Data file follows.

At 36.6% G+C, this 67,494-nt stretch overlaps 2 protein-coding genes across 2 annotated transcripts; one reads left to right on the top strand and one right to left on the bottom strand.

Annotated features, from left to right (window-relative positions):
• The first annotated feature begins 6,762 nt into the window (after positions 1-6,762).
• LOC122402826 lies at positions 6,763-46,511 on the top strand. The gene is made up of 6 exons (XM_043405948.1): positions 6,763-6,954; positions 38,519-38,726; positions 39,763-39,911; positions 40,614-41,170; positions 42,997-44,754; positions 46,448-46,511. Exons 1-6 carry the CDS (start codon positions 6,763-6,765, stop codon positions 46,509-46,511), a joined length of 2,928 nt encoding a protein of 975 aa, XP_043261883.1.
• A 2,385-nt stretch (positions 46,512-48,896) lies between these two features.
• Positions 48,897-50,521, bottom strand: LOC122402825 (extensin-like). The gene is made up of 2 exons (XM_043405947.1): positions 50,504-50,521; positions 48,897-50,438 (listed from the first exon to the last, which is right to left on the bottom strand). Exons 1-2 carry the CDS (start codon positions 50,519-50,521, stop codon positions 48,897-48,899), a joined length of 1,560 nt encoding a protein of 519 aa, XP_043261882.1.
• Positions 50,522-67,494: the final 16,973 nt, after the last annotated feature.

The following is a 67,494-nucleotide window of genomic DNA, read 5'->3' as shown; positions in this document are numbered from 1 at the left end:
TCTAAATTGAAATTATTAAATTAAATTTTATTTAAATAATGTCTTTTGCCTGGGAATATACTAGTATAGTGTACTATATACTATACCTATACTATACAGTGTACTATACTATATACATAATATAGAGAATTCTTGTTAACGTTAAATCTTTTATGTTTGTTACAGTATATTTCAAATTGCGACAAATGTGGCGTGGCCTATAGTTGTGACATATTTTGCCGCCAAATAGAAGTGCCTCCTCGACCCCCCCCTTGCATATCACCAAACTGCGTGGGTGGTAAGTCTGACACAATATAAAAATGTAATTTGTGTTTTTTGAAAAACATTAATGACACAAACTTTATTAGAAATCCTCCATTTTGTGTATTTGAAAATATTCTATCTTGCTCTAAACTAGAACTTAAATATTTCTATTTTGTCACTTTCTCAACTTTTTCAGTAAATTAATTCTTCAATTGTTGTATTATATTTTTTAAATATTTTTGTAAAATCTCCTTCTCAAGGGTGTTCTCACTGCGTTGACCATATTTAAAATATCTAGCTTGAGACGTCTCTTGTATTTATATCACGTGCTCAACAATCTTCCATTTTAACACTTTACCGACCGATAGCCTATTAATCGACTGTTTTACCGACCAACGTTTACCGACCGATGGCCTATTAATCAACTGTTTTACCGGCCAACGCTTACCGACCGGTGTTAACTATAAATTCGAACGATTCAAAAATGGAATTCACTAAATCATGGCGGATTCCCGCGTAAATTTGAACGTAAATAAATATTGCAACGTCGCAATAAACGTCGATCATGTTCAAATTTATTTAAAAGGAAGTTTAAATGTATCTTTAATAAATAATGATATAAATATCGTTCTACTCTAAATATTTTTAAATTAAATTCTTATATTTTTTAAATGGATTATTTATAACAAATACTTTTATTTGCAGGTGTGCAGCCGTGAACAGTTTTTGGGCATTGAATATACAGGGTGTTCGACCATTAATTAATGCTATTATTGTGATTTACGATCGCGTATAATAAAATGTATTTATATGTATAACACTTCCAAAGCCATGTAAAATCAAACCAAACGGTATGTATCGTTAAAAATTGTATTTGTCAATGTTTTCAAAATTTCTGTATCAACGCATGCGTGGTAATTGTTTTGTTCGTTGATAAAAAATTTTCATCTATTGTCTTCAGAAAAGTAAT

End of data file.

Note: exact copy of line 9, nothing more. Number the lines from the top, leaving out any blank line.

TCTAAATTGAAATTATTAAATTAAATTTTATTTAAATAATGTCTTTTGCCTGGGAATATACTAGTATAGTGTACTATATACTATACCTATACTATACAGTGTACTATACTATATACATAATATAGAGAATTCTTGTTAACGTTAAATCTTTTATGTTTGTTACAGTATATTTCAAATTGCGACAAATGTGGCGTGGCCTATAGTTGTGACATATTTTGCCGCCAAATAGAAGTGCCTCCTCGACCCCCCCCTTGCATATCACCAAACTGCGTGGGTGGTAAGTCTGACACAATATAAAAATGTAATTTGTGTTTTTTGAAAAACATTAATGACACAAACTTTATTAGAAATCCTCCATTTTGTGTATTTGAAAATATTCTATCTTGCTCTAAACTAGAACTTAAATATTTCTATTTTGTCACTTTCTCAACTTTTTCAGTAAATTAATTCTTCAATTGTTGTATTATATTTTTTAAATATTTTTGTAAAATCTCCTTCTCAAGGGTGTTCTCACTGCGTTGACCATATTTAAAATATCTAGCTTGAGACGTCTCTTGTATTTATATCACGTGCTCAACAATCTTCCATTTTAACACTTTACCGACCGATAGCCTATTAATCGACTGTTTTACCGACCAACGTTTACCGACCGATGGCCTATTAATCAACTGTTTTACCGGCCAACGCTTACCGACCGGTGTTAACTATAAATTCGAACGATTCAAAAATGGAATTCACTAAATCATGGCGGATTCCCGCGTAAATTTGAACGTAAATAAATATTGCAACGTCGCAATAAACGTCGATCATGTTCAAATTTATTTAAAAGGAAGTTTAAATGTATCTTTAATAAATAATGATATAAATATCGTTCTACTCTAAATATTTTTAAATTAAATTCTTATATTTTTTAAATGGATTATTTATAACAAATACTTTTATTTGCAGGTGTGCAGCCGTGAACAGTTTTTGGGCATTGAATATACAGGGTGTTCGACCATTAATTAATGCTATTATTGTGATTTACGATCGCGTATAATAAAATGTATTTATATGTATAACACTTCCAAAGCCATGTAAAATCAAACCAAACGGTATGTATCGTTAAAAATTGTATTTGTCAATGTTTTCAAAATTTCTGTATCAACGCATGCGTGGTAATTGTTTTGTTCGTTGATAAAAAATTTTCATCTATTGTCTTCAGAAAAGTAAT